It had all been going so well. Coverage of the Duke and Duchess of Sussex’s tour to South Africa kicked off with footage of them dancing, before moving on to feature their work promoting the importance of gender equality in education and the horror of violence against women. We’ve been treated to rare pictures of baby Archie being introduced to Archbishop Desmond Tutu. And who doesn’t love a cute baby – especially one dressed in chain store dungarees? So right on, but so relatable. We know all this because the press have been there, dutifully on message, diligently recording every royal smile.
And the reward for this slick, glossy loyalty? Prince Harry has now made a no-holds barred attack on ‘this specific press pack’. His lengthy statement has been widely described as ‘unprecedented,’ with even royal biographer Penny Junor arguing it is ‘an over-emotional and somewhat ill-advised outburst’. Harry’s fury was timed to coincide with the announcement that Meghan is taking legal action against the Mail on Sunday for publishing extracts from a letter she sent to her father. The Duchess claims the paper breached the law on copyright and data protection.
To those who struggle to keep up, it might appear as if the Mail on Sunday had used underhand tactics to access a private correspondence. Nothing could be further from the truth. The existence of Meghan’s letter was public knowledge. Five of Meghan’s friends had discussed its contents with People magazine. It was Meghan’s father who shared the letter.
Harry’s attack on the press is clearly about far more than the publication of one letter. In his tirade against the tabloids, Harry accuses journalists of waging a ‘ruthless campaign’ against his wife. He says he has been ‘a silent witness to her private suffering’ for too long and accuses newspapers of circulating ‘knowingly false and malicious’ stories that have ‘vilified’ his wife ‘almost daily for the past nine months.’ Most preposterously, Harry claims the tabloids, ‘have been able to create lie after lie at her expense.’ He concludes by saying: ‘I lost my mother and now I watch my wife falling victim to the same powerful forces.’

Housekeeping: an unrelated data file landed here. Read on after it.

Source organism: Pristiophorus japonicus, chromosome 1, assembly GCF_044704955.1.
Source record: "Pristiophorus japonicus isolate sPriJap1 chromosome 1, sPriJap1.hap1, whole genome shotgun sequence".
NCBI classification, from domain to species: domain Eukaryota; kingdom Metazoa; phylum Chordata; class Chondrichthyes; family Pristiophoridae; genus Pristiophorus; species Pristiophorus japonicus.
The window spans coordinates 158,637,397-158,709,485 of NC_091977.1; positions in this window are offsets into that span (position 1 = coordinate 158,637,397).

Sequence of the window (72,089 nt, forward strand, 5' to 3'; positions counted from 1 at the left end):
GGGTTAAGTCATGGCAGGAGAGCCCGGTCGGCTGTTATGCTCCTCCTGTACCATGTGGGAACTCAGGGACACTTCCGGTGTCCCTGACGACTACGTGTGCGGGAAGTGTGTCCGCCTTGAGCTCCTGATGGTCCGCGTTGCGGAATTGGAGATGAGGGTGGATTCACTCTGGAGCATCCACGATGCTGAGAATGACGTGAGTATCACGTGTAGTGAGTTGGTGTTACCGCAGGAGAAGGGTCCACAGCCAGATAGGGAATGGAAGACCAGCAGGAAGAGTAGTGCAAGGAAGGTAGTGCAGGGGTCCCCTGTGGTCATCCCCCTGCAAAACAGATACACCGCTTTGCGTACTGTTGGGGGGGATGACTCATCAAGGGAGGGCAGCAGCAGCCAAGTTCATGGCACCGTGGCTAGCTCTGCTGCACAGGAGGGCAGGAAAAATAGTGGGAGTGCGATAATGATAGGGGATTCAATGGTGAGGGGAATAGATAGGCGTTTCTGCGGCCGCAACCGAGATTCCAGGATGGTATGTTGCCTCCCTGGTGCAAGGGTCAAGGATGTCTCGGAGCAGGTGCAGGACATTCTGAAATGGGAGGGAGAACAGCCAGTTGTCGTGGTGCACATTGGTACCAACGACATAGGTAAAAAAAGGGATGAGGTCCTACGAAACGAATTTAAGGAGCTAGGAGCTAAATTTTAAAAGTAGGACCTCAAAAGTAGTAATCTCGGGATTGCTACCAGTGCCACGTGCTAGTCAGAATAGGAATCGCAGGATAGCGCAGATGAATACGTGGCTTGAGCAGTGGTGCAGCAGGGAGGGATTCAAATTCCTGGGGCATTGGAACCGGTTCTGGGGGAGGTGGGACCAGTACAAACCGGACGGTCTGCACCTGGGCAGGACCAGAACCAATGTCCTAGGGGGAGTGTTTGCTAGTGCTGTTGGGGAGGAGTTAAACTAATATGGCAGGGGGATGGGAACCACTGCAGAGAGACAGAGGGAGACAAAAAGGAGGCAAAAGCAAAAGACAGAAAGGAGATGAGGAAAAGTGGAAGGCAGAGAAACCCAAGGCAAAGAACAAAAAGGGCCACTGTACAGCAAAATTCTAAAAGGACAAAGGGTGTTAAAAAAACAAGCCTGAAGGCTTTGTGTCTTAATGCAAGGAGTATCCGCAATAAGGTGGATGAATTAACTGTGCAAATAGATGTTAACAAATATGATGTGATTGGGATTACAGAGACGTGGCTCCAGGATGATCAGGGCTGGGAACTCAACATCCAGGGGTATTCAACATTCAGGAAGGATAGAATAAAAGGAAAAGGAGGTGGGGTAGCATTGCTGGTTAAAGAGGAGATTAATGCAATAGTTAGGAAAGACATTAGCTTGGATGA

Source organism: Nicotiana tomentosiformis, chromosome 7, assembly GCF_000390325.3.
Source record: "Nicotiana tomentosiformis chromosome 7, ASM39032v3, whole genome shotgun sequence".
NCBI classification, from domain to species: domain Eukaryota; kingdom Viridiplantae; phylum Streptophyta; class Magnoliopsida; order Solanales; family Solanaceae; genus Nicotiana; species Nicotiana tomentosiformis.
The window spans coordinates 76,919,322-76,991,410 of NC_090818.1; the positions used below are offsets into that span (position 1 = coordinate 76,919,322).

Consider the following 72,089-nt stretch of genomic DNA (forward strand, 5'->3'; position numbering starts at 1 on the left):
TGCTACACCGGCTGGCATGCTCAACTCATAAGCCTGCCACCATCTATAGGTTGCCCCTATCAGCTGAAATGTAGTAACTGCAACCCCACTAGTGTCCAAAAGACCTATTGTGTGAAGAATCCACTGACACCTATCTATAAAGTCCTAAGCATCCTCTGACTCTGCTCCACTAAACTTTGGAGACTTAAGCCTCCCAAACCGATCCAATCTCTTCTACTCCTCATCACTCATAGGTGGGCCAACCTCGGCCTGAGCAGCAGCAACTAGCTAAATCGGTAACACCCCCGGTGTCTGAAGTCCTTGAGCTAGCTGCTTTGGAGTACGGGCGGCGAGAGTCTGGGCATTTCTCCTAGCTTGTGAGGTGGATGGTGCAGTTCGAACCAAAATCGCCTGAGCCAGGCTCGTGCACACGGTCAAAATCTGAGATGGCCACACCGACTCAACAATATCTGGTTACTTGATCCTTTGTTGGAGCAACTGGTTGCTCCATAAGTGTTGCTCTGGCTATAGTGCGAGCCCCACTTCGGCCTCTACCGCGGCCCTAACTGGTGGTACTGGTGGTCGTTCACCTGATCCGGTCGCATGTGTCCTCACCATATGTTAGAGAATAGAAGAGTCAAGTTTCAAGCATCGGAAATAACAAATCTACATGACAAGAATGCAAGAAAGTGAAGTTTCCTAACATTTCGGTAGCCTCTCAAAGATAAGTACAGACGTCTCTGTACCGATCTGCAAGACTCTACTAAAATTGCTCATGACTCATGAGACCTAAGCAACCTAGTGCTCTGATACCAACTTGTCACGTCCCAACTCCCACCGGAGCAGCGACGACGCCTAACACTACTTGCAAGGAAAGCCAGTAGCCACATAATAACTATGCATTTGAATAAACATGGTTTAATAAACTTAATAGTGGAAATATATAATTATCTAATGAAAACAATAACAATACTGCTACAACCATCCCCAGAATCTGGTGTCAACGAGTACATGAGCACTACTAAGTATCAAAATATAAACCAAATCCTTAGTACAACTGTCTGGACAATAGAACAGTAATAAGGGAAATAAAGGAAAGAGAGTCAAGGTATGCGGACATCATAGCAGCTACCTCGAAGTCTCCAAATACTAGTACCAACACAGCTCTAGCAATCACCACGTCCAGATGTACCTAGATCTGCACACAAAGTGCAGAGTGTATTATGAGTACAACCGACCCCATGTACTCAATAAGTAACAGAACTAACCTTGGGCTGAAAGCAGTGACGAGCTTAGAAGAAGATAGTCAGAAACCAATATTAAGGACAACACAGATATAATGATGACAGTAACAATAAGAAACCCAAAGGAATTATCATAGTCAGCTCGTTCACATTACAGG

Some in the press have certainly been critical of Meghan but it is simply not true that ‘lie after lie’ has been written about her. Scrutiny has, rightly, come from all newspapers – not just tabloids. If he read them, Harry would know that tabloids have changed over the past thirty years. Post-Leveson they are far more restrained in their coverage. There have been no paparazzi shots of baby Archie; no revelations about who his godparents are. Although there was much focus on how the royal couple got to their various holiday destinations this summer, there were no scoops detailing what they got up to while there.
This restraint comes despite the fact that Harry and Meghan are public figures. Not only are they senior members of the royal family but, more significantly, they put themselves on a global stage. We’ve had Harry giving speeches at international conferences and Meghan guest editing Vogue. The couple lead the glamorous lifestyle of fabulously wealthy A-list celebrities – flying to New York to watch a tennis match one minute, being flown out to spend time in Elton John’s villa the next. The platforms and lifestyle come with the royal title.
Harry and Meghan want the public to admire them and to rally behind the woke causes they espouse. But then they are outraged by criticism and their actions being subject to scrutiny. Some of the criticism leveled at the couple is perfectly justified. They lecture us on protecting the environment but travel by private jet and have their own fleet of cars shipped from the UK to South Africa. They tell us how to live but lead a lifestyle that is so fabulously wealthy it is beyond most people’s imagining. The Duke and Duchess want press coverage but on their terms – deferential, discreet and on message. Unfortunately for them this is not journalism – it’s called ‘public relations’.
The press should be free to comment on what is, at best, a privileged lack of self-awareness and at worst barefaced hypocrisy. The audience for these stories, those of us who pay for Harry and Meghan’s upkeep, deserve better than to be taken for fools. Indeed, Harry’s statement provides yet another example of His Royal Highness’s doublethink.
Harry says he believes in ‘media freedom’ as ‘a cornerstone of democracy’. Seriously? Harry’s statement needs to be called out for what it is: a disturbing attack on press freedom. Having wealth, status and privilege should not be sufficient to protect anyone from criticism. Press freedom is far too important to be sacrificed on a royal whim.
This article was originally published on The Spectator’s UK website.